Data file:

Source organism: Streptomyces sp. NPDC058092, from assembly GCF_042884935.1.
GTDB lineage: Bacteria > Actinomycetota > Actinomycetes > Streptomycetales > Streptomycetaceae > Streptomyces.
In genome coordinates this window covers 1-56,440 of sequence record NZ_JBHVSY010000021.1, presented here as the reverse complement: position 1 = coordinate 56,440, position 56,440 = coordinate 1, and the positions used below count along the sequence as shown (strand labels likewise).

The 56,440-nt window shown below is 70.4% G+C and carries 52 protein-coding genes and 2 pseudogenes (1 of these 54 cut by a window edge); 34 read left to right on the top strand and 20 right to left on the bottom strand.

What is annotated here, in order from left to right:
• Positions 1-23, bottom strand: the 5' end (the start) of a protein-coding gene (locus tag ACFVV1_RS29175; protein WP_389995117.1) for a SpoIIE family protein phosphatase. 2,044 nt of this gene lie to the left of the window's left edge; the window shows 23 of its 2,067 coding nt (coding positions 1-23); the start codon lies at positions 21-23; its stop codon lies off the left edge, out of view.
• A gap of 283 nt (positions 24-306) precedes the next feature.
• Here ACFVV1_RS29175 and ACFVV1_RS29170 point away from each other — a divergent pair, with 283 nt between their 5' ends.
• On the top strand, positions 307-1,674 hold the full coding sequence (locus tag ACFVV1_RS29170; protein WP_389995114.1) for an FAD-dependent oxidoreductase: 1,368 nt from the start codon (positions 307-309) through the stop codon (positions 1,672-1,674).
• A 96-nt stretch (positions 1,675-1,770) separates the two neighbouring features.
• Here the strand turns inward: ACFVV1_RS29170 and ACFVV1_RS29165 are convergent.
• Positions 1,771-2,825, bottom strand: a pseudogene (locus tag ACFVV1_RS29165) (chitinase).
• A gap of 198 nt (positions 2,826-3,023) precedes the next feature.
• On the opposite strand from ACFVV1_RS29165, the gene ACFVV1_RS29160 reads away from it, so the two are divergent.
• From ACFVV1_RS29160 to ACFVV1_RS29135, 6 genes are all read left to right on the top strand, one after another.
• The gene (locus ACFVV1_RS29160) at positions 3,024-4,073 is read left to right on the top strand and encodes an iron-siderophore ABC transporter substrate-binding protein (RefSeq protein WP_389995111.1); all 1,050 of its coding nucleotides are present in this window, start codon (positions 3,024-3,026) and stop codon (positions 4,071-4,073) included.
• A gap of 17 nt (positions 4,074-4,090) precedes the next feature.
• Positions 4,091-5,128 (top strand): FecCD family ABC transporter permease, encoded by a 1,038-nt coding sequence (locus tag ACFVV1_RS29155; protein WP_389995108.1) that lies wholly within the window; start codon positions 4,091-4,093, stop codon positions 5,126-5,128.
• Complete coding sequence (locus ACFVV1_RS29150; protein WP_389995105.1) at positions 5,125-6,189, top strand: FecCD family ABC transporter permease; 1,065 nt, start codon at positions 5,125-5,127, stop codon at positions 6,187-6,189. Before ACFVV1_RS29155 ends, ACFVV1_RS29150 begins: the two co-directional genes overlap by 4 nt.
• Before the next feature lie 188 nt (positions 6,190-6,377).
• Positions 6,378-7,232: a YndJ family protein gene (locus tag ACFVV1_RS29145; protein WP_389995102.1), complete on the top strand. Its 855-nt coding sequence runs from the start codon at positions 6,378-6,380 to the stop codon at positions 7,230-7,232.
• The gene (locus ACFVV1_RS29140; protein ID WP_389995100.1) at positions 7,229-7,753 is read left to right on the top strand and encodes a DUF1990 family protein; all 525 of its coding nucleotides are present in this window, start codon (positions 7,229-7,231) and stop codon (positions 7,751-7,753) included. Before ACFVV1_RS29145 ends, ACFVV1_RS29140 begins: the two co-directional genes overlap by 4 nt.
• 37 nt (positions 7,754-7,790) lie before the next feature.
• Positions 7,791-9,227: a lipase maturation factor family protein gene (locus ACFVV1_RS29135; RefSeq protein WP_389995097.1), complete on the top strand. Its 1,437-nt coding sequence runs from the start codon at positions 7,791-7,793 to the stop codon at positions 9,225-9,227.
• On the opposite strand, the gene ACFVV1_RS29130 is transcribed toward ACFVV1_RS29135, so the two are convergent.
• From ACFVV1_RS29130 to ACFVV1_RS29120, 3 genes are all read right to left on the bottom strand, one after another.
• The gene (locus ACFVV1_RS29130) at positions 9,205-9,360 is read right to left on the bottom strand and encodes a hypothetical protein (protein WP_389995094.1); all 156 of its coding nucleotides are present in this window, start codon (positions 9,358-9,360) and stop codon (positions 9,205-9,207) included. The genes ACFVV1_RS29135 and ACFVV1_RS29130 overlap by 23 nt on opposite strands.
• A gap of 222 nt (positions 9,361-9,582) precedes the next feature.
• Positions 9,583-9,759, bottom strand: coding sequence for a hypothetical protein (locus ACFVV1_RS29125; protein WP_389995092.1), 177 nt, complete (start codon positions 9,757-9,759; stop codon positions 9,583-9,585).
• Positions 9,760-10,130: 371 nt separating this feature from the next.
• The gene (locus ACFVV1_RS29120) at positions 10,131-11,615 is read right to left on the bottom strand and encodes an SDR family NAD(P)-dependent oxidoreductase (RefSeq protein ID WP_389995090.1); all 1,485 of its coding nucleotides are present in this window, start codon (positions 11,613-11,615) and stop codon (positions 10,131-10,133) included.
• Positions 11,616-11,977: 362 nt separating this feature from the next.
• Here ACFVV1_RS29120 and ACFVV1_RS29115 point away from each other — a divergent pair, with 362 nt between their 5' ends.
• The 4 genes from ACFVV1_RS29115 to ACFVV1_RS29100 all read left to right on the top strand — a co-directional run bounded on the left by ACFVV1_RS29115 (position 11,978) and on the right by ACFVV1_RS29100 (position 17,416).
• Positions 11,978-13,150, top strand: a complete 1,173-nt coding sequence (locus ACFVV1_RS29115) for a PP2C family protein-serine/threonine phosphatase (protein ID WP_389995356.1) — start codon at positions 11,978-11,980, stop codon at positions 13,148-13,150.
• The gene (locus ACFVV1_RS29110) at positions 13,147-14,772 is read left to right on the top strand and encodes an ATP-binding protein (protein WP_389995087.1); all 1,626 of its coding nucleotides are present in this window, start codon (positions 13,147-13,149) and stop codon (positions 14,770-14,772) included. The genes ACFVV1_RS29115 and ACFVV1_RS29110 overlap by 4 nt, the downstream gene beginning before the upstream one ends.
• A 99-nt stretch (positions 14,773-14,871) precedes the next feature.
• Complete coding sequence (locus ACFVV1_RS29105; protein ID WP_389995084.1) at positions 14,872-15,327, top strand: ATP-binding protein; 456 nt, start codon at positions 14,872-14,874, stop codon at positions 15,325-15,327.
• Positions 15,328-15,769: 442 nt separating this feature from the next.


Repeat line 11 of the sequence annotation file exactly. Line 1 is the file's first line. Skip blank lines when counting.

• Here the strand turns inward: ACFVV1_RS29170 and ACFVV1_RS29165 are convergent.